For Kidderminster came a very winnable fourth round tie at home to fourth tier Preston and a victory that was more comfortable than the solitary goal suggested. The Kiddy players were already getting used to a heavy media presence leading up to the Preston game but they became household names in the build up to their fifth round tie with struggling Premier League side, West Ham. Much of the talk focussed on their attempt to make history as the first non-league team to win a fifth round tie since the cup was reshaped in the 1920s. If Kidderminster’s players weren’t aware enough of the enormity of their task they were constantly reminded of the ghosts of the four previous teams to have made a bid to be the first modern non-league quarter finalists. And the fact all had failed. Kiddy ultimately failed too but only after a hard fought battle with the Hammers whose goal swayed on the fortunate side.

Having shot into the public limelight, Kidderminster concentrated on winning the Conference and gaining a place in the Football League. Controversially, having achieved their objective, the club found the door slammed in their face because the new stand they required to meet League standards wasn’t ready in May. Ironically the stand was opened on the first day of the following season.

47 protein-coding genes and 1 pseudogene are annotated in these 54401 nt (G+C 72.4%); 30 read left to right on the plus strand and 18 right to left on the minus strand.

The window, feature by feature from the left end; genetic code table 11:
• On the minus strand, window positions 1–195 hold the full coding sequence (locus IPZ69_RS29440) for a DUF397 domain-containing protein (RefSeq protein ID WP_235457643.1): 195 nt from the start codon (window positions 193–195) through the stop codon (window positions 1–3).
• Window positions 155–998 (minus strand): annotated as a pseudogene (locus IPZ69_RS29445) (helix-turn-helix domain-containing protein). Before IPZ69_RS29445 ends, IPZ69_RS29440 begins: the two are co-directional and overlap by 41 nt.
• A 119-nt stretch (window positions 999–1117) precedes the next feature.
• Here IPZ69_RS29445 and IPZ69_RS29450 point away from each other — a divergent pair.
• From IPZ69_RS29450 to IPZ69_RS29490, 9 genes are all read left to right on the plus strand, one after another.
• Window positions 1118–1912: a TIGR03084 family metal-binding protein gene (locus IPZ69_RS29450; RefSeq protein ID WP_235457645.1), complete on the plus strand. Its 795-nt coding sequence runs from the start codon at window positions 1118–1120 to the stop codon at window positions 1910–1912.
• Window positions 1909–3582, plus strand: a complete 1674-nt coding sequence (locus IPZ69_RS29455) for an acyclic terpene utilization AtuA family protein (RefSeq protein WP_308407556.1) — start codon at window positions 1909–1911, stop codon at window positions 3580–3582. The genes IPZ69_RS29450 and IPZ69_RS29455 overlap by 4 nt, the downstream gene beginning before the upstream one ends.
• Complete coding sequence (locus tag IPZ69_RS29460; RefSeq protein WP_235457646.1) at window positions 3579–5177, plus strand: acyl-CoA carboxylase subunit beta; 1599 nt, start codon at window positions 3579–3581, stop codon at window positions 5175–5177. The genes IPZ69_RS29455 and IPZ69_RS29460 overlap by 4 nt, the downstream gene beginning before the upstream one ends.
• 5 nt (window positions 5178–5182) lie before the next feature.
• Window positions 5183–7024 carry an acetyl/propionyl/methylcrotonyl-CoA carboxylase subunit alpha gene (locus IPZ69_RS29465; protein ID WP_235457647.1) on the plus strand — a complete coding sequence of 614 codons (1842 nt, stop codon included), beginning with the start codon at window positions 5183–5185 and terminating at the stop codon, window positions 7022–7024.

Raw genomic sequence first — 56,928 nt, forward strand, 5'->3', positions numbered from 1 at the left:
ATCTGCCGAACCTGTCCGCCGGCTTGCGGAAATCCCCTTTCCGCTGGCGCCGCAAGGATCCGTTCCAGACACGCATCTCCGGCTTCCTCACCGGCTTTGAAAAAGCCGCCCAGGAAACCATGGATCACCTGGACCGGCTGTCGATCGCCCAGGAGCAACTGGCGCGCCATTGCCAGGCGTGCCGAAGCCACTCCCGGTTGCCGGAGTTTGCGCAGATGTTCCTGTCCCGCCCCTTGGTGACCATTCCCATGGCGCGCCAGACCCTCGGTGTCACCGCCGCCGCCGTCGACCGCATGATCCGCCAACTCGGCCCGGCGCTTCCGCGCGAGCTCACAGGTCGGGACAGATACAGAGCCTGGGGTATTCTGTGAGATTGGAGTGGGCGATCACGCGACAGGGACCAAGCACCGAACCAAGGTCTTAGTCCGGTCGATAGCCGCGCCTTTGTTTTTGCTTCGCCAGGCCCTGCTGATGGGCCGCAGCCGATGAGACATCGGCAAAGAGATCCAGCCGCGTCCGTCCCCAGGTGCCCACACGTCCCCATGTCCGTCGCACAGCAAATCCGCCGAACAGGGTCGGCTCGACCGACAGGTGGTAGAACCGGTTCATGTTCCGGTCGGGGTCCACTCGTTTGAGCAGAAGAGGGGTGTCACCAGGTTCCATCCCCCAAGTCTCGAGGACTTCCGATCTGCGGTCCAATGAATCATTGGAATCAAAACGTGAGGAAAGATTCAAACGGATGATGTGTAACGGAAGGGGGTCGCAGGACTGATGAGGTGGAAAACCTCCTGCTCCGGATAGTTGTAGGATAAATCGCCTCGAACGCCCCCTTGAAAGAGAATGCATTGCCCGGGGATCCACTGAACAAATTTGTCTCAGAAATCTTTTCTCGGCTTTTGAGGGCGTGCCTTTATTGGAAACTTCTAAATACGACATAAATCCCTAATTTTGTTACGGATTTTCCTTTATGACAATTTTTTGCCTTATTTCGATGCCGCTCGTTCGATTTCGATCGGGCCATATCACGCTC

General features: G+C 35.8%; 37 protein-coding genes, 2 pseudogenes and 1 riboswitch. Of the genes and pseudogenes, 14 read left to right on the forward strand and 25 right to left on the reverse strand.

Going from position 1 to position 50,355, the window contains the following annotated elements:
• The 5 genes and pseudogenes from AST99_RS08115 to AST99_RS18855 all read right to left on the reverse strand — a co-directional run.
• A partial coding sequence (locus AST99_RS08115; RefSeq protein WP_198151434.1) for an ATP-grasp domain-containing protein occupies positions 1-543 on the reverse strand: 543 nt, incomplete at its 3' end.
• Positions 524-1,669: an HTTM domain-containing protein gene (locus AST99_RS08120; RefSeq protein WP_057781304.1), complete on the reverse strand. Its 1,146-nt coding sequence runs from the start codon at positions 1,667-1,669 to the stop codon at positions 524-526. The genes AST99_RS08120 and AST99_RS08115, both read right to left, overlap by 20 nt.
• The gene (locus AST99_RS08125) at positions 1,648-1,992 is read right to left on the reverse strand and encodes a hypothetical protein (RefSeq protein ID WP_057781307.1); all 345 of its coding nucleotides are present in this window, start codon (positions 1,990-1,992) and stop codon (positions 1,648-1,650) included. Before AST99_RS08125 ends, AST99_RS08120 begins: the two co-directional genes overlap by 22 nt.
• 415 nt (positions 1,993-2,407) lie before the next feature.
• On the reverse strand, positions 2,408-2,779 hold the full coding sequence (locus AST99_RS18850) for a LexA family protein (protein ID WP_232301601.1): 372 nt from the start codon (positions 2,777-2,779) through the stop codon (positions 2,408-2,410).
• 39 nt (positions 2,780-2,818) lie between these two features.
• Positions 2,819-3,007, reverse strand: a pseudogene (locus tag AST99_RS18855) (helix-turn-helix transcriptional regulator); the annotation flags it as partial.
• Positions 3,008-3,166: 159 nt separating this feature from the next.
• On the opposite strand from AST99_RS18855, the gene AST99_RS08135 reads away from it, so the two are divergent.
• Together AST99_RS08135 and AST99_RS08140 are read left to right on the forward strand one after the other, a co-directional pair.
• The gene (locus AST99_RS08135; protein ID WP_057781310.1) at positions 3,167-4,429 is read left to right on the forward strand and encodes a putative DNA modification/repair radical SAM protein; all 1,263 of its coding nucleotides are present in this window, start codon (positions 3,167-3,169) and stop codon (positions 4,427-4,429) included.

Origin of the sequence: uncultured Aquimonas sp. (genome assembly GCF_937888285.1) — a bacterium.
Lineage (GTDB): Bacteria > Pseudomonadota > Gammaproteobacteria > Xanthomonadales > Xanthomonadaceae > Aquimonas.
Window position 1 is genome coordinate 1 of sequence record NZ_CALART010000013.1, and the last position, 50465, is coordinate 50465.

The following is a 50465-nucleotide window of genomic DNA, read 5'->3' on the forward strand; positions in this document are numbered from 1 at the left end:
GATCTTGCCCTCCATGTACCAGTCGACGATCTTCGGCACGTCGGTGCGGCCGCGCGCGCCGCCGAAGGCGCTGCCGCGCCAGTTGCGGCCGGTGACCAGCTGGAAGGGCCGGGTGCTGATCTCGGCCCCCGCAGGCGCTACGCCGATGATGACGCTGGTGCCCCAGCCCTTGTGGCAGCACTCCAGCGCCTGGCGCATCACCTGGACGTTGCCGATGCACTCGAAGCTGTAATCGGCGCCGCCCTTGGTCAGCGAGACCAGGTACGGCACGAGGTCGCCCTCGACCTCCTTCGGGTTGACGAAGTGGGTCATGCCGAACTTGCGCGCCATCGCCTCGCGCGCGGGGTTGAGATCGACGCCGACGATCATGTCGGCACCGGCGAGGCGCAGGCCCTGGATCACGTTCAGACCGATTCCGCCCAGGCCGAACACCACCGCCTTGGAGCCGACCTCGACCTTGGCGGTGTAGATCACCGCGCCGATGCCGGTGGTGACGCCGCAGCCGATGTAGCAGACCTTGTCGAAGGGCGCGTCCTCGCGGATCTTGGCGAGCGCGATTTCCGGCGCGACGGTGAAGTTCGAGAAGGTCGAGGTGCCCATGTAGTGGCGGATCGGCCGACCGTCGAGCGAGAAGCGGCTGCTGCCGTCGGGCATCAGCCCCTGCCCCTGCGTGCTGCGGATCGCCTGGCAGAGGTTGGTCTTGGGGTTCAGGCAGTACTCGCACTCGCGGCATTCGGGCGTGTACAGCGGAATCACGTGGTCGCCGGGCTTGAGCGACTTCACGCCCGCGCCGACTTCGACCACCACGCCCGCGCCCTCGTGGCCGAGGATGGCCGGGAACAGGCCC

Birmingham: 26:Ian Bennett, 2:Scott Hiley, 24:Gary Cooper, 15:Chris Whyte, 5:Richard Dryden, 23:Paul Harding {replaced by 11:Dave Smith-68}, 4:George Parris, 27:Kenny Lowe, 9:Andy Saville, 18:Louie Donowa {Replaced by 21:Roger Willis-62},10:Ted McMinn. Manager:Barry Fry

Kettering: 1:Kevin Rose, 2:Simeon Hodson, 3:Paul Bancroft, 4:Martin Weir, 5:Chris Brindley, 6:Richard Forsyth, 7:Neil Cartwright, 8:Paul Grainger, 9:Delwyn Humphreys, 10:John Deakin, 11:Jon Purdie

 
Liverpool 0-1 Bristol City
 
Third Round replay:Tuesday January 25th 1994

Attendance: 36,720       

Scorer: Brian Tinnion {66}     

Ranked at the time: 241